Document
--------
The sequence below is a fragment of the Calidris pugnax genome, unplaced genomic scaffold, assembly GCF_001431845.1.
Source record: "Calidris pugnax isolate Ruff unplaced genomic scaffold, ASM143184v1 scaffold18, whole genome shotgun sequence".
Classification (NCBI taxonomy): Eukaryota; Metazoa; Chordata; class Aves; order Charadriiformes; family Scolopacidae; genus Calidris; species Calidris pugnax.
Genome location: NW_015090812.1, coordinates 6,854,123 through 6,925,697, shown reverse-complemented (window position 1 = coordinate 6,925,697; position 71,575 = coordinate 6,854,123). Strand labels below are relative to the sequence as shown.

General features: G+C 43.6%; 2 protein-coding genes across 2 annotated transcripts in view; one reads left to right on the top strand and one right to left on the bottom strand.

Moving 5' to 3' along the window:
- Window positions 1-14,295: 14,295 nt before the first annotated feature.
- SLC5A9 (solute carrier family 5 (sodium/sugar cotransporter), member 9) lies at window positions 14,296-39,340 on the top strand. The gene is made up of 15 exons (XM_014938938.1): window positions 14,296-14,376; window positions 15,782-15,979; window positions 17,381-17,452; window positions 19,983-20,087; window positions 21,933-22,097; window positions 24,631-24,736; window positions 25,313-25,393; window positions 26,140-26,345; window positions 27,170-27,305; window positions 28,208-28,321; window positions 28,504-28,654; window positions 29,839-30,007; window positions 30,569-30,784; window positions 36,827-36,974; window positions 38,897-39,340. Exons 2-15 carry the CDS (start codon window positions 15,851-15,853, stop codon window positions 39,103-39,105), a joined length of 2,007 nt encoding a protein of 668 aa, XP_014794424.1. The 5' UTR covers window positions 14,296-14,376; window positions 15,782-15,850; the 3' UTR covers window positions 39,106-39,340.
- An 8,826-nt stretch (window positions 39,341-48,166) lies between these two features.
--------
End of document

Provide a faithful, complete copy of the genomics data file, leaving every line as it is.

The sequence below is a fragment of the Calidris pugnax genome, unplaced genomic scaffold, assembly GCF_001431845.1.
Source record: "Calidris pugnax isolate Ruff unplaced genomic scaffold, ASM143184v1 scaffold18, whole genome shotgun sequence".
Classification (NCBI taxonomy): Eukaryota; Metazoa; Chordata; class Aves; order Charadriiformes; family Scolopacidae; genus Calidris; species Calidris pugnax.
Genome location: NW_015090812.1, coordinates 6,854,123 through 6,925,697, shown reverse-complemented (window position 1 = coordinate 6,925,697; position 71,575 = coordinate 6,854,123). Strand labels below are relative to the sequence as shown.

General features: G+C 43.6%; 2 protein-coding genes across 2 annotated transcripts in view; one reads left to right on the top strand and one right to left on the bottom strand.

Moving 5' to 3' along the window:
- Window positions 1-14,295: 14,295 nt before the first annotated feature.
- SLC5A9 (solute carrier family 5 (sodium/sugar cotransporter), member 9) lies at window positions 14,296-39,340 on the top strand. The gene is made up of 15 exons (XM_014938938.1): window positions 14,296-14,376; window positions 15,782-15,979; window positions 17,381-17,452; window positions 19,983-20,087; window positions 21,933-22,097; window positions 24,631-24,736; window positions 25,313-25,393; window positions 26,140-26,345; window positions 27,170-27,305; window positions 28,208-28,321; window positions 28,504-28,654; window positions 29,839-30,007; window positions 30,569-30,784; window positions 36,827-36,974; window positions 38,897-39,340. Exons 2-15 carry the CDS (start codon window positions 15,851-15,853, stop codon window positions 39,103-39,105), a joined length of 2,007 nt encoding a protein of 668 aa, XP_014794424.1. The 5' UTR covers window positions 14,296-14,376; window positions 15,782-15,850; the 3' UTR covers window positions 39,106-39,340.
- An 8,826-nt stretch (window positions 39,341-48,166) lies between these two features.